Swiss National Bank seeks banking regulation review after Credit Suisse crash
BERN (Reuters) - Swiss banking regulation and supervision must be reviewed following the collapse of Credit Suisse, Swiss National Bank Chairman Thomas Jordan said on Friday, although he warned against "quick fixes."
The central bank played a key role in the state-engineered rescue of Credit Suisse, making 250 billion francs of emergency liquidity available to prevent its collapse and ease its takeover by UBS.
The provision of the emergency loans was secured using Swiss emergency law, a controversial measure which allowed the government to sidestep parliament.
"Banking regulation and supervision will have to be reviewed in light of recent events," Jordan told the SNB's shareholders at their annual meeting in Bern, referring to the Credit Suisse crisis.
"This will require in-depth analysis. Quick fixes must be avoided," he added.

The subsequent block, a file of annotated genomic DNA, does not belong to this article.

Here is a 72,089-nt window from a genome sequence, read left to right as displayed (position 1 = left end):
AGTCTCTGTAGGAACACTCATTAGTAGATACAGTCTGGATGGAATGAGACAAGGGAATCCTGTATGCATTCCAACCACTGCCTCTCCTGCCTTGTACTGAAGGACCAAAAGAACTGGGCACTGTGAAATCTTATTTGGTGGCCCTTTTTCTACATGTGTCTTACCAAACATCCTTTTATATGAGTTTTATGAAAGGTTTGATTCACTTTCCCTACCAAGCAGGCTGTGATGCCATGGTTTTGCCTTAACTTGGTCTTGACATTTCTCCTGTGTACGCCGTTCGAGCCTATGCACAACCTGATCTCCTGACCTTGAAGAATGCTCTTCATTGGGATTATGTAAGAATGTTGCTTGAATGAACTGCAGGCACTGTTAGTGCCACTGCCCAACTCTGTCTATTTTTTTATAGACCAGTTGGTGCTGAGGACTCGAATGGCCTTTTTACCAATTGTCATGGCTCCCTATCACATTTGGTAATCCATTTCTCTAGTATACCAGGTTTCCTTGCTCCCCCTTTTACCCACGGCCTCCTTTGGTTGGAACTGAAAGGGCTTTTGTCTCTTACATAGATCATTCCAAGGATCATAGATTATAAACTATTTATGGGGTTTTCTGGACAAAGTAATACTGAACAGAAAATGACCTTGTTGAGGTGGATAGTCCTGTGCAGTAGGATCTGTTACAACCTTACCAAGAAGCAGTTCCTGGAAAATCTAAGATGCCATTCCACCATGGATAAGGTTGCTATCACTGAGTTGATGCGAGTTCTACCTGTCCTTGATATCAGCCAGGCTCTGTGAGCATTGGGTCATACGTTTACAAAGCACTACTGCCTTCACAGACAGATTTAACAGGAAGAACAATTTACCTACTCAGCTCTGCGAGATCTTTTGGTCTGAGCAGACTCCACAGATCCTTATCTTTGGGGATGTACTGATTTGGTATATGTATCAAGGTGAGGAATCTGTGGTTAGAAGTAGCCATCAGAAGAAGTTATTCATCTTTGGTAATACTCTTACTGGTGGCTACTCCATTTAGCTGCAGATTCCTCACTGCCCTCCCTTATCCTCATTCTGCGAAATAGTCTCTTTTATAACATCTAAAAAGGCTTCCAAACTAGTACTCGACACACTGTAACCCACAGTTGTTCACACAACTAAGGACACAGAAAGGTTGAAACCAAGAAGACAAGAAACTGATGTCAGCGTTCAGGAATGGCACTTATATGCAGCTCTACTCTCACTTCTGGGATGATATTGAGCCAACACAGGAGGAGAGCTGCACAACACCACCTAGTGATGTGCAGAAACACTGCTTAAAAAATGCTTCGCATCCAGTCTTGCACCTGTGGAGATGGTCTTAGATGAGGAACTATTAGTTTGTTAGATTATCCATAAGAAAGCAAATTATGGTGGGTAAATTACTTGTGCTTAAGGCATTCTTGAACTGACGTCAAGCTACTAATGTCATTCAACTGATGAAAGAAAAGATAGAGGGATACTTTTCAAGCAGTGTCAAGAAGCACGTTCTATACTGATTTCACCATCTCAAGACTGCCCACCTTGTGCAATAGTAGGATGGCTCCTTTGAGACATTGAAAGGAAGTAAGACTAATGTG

In the future, regulations will have to compel banks to hold sufficient assets which can be delivered as collateral to allow existing liquidity facilities to be used, he said.
This would allow the central bank to be able to provide the necessary liquidity without the need for emergency law.
Jordan said the central bank was now at the limit of the help it could provide under the so-called emergency liquidity plus (ELA+) scheme.
"In granting ELA+, we are going to the limits of what is feasible for the SNB, because with this loan preferential rights in bankruptcy proceedings are the sole security."
Still, Jordan said the money, of which 108 billion francs was injected in the first quarter, was not a gift to the banks and would have to be repaid - with interest.
Jordan also noted that Swiss inflation had exceeded the SNB's target range of 0-2% for the last year, reaching 3.2% in the first 3 months of 2023.
"Prices went up more than we would have liked," he said, leaving the door open for further interest rate hikes.
"At our most recent monetary policy assessment in March, we emphasized that we would continue to tighten monetary policy if necessary."
(Reporting by John Revill; Editing by Toby Chopra)